EU accused of making ‘biggest mistake’ with ‘horribly misleading’ chart in Brexit talks | UK | News (Reports)


Trade talks between Britain and the EU will be in “real trouble” if there is not a breakthrough in the next week or so, the Irish Foreign Minister has said. Speaking to Ireland’s Newstalk radio station on Sunday, Simon Coveney said: “If there is not a major breakthrough over the next week to ten days then I think we really are in trouble and the focus will shift to preparing for a no trade deal and all the disruption that that brings.” Trade talks are being held in Brussels this week, with time running out to agree a deal before the UK leaves the EU’s single market and customs union on December 31.

As he arrived in the Belgian capital, the UK’s chief negotiator David Frost warned that despite “some progress” in recent days, there are still “significant elements” that are not yet agreed.

The sticking points in the talks remain the level playing field and fishing rights.

As tensions rise and the clock ticks down, unearthed reports shed light on how the European Union and British teams have been conducting the negotiations.

In February, the European Commission published a series of new slides arguing why the UK should not be granted the same kind of trade deal as Canada.

The deck was headed “UK is different from other trade partners”, and visualised the volume of Britain’s trade compared with other countries such as Canada, Japan, Switzerland and South Korea.

However, critics pointed to the fact that the bubble was much larger than the underlying figures would suggest.

The UK’s trade with the EU is around 4.4 times the size of Japan’s – but the bubble was more than 16 times the size.

David Spiegelhalter, a professor of the public understanding of risk at Cambridge University, said the slide was “indefensible” and went against “standard graphical practice”.

He told Politico: “It’s also the biggest mistake to make.

“It’s incorrect to use diameter to represent volume.

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“It’s the sort of thing a junior person would do.”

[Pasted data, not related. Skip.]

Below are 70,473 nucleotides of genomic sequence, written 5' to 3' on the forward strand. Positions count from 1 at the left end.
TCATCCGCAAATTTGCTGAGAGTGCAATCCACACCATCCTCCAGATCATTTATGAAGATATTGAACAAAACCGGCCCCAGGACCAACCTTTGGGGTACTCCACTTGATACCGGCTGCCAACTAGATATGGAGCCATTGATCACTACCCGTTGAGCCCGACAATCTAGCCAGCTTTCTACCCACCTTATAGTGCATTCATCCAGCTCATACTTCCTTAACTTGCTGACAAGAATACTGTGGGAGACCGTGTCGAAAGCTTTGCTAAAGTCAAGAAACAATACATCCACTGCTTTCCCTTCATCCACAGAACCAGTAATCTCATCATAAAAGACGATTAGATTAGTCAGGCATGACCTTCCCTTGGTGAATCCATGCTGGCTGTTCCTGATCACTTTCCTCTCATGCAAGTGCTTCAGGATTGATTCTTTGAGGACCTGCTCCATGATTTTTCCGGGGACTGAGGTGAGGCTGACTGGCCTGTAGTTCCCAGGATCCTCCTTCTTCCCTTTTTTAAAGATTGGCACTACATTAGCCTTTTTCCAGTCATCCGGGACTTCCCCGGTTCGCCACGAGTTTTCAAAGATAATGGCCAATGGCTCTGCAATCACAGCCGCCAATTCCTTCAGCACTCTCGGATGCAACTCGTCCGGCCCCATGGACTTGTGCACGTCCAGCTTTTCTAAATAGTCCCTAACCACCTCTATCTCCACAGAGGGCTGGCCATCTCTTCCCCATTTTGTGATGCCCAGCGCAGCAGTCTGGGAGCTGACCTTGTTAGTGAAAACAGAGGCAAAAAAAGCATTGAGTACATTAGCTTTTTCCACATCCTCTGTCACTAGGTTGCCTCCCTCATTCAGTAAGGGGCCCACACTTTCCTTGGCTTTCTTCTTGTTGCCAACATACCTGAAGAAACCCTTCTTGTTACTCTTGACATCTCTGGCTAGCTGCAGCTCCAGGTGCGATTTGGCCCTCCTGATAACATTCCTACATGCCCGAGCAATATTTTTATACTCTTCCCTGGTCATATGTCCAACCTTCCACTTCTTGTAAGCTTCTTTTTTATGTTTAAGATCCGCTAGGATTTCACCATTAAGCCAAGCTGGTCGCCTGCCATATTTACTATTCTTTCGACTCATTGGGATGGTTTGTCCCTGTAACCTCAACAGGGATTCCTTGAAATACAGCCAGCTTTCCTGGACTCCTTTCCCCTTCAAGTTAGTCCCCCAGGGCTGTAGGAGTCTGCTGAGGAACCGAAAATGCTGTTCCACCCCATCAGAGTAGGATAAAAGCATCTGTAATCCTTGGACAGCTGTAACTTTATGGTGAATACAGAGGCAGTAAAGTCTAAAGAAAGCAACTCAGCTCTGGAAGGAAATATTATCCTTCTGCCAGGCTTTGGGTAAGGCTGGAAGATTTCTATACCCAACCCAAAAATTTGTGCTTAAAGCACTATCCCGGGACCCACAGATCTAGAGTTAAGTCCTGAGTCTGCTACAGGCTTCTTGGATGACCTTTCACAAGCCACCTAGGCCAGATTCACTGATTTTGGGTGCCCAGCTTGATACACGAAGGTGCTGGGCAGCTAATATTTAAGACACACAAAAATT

Kevin McConway, emeritus professor of applied statistics at the Open University, echoed his claims, describing the chart as “horribly misleading”.

He said: “The UK does have more trade with the EU27 than each of the other countries shown, but nowhere near as much more as you’d think from looking at this.

“If you’re going to use data to make a point, do use it properly.”

A Commission spokesperson defended the slide, saying: “The chart was generated with an Excel chart tool, based on data from Eurostat.

“The width of each bubble is proportionate to the total trade of each country.”

This was not the only chart that received criticism.

Downing Street was also attacked after posting the EU’s chief Brexit negotiator Michel Barnier’s old “staircase” slide, showing that the UK could have secured a Canada-style free trade agreement (FTA) under former Prime Minister Theresa May’s red lines.

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Number 10 was using the slide to argue that the EU had moved the goal-posts on level-playing field commitments.

However, this was quickly seized upon by critics, including Mrs May’s former chief of staff Gavin Barwell, who pointed out that the EU had always highlighted the difference between the UK and other countries on the basis of locality and size.

In a recent report for Global Vision, Lee Rotherham, the former director of Special Projects at Vote Leave, said about Mr Barnier’s 2017 PowerPoint slide: “The slide no doubt fulfilled its immediate objective, simplifying things for the politicians that Barnier was trying that day to brief.

“But subsequently applied beyond that, the fag-packet design missed the absolutely huge variety of treaty types on offer, and even miscategorised the options cited.

“At its most charitable, it was at best a picture on a box when the contents were left without the assembly instructions.”

Mr Barnier has alway asserted that he will never sign up to mini-deals if the main talks break down.

However, according to Mr Rotherham, his actual mandate does not forbid him signing up to unambitious arrangements.


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